Gigya, a customer identity management firm in Mountain View California, has just released a report about consumers and privacy. This report shows that customers are increasingly concerned about their privacy. This shouldn’t come as a surprise, especially after customers were outraged over Samsung’s Smart TVs. These TVs have the capability to listen to voice commands and then change the channel or turn up the volume automatically, but there is a catch. For this to work, these televisions were listening to everything that customers were saying and then sending that information to a third party to have it translated and turned into a command. To be expected, people weren’t so happy that their conversations were being recorded and sent to a different company for analysis. In the wake of this incident, Gigya proposes two ways to keep customers satisfied with customized content but still comfortable with data collection.
First, Gigya suggests a focus on collecting first-party data. This means that you should only use information that customers actually provide you. Instead of using information from data-brokers, getting information directly from the consumer allows your customers to feel more comfortable with your brand. First-party data is not only more accurate, but it respects your customers’ privacy. Some companies, like McCormick, are taking first-party data collection a step further and allowing customers to go in and customize their tastes specifically so they can have their own “flavor print.” McCormick then uses this information to suggest recipes and spices to try, which leaves the customers with a positive and customized experience.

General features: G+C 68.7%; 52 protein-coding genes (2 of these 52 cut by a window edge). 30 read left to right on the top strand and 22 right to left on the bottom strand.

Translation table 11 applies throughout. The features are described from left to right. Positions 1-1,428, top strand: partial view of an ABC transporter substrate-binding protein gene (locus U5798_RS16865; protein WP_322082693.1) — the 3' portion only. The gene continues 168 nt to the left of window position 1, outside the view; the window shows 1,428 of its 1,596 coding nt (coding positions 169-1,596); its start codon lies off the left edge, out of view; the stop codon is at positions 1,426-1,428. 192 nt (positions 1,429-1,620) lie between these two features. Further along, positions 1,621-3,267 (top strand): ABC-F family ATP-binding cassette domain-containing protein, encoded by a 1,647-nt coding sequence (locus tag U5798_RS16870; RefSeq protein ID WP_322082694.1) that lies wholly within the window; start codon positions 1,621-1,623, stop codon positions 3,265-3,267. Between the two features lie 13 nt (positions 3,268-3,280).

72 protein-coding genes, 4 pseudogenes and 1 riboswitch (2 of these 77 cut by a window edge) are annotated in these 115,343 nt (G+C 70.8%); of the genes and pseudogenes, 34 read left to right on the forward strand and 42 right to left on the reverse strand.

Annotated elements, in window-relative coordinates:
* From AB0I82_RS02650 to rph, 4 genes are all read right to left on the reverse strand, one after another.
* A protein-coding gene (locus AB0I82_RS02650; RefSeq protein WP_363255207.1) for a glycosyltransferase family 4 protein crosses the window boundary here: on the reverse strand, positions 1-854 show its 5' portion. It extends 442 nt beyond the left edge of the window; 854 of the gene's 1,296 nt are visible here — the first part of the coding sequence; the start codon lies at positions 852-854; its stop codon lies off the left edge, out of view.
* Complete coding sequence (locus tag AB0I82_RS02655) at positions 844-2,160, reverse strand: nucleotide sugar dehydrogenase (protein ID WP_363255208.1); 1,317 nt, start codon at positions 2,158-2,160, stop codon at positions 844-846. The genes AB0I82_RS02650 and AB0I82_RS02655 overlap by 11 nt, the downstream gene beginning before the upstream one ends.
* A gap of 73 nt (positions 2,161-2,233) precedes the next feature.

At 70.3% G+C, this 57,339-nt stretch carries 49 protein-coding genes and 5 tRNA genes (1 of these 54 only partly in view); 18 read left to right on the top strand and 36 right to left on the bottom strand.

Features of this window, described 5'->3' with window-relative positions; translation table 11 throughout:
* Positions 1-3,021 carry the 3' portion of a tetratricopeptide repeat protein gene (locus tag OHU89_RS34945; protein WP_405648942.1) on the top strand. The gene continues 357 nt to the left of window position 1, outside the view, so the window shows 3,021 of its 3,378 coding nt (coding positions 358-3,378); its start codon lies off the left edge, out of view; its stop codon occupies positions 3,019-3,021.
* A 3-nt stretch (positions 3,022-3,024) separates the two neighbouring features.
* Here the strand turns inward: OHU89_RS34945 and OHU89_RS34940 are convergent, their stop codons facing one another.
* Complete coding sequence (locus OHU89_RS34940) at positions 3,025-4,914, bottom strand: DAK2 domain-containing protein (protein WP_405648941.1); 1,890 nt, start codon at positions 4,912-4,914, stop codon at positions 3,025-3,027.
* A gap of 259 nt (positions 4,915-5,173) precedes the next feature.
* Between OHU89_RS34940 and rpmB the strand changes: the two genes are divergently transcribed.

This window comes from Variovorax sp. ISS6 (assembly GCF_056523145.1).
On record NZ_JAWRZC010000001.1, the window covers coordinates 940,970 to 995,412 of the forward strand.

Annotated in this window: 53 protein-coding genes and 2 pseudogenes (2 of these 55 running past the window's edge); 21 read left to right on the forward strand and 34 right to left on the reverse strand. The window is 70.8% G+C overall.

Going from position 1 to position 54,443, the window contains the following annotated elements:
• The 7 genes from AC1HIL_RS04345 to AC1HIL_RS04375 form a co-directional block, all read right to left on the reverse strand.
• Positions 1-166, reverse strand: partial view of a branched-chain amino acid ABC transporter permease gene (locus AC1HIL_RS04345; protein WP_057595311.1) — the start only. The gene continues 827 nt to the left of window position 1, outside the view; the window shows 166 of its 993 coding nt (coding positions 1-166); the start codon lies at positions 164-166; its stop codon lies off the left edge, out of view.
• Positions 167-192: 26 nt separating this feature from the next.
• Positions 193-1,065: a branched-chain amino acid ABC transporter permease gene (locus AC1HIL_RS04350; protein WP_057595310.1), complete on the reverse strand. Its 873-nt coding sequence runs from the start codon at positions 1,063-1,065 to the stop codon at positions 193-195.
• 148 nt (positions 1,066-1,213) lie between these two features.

Secondly, Gigya suggests being completely transparent about how you will use the customer’s data. Almost half (45%) of customers say they are more willing to give their information if a company makes it clear how they will use the data. What’s more, 80% of respondents reported leaving sites or closing registrations because they were concerned about the type of information requested. Clearly, telling the customer exactly what the data is for and asking only for data that you need is important to make customers feel comfortable and trust your brand.
Customers’ concern for privacy is certainly not going to disappear anytime soon. It is likely that customers will become even more guarded and less trusting towards data collection as the age of digital technology continues to evolve. It is important, then, to establish a trusting relationship between your company and your customers now. Show your customers what you need their data for, collect it directly from them, and then use it in a way to give them a customized, uniquely-curated experience. That should help you make customized products or services that customers will feel comfortable using again and again.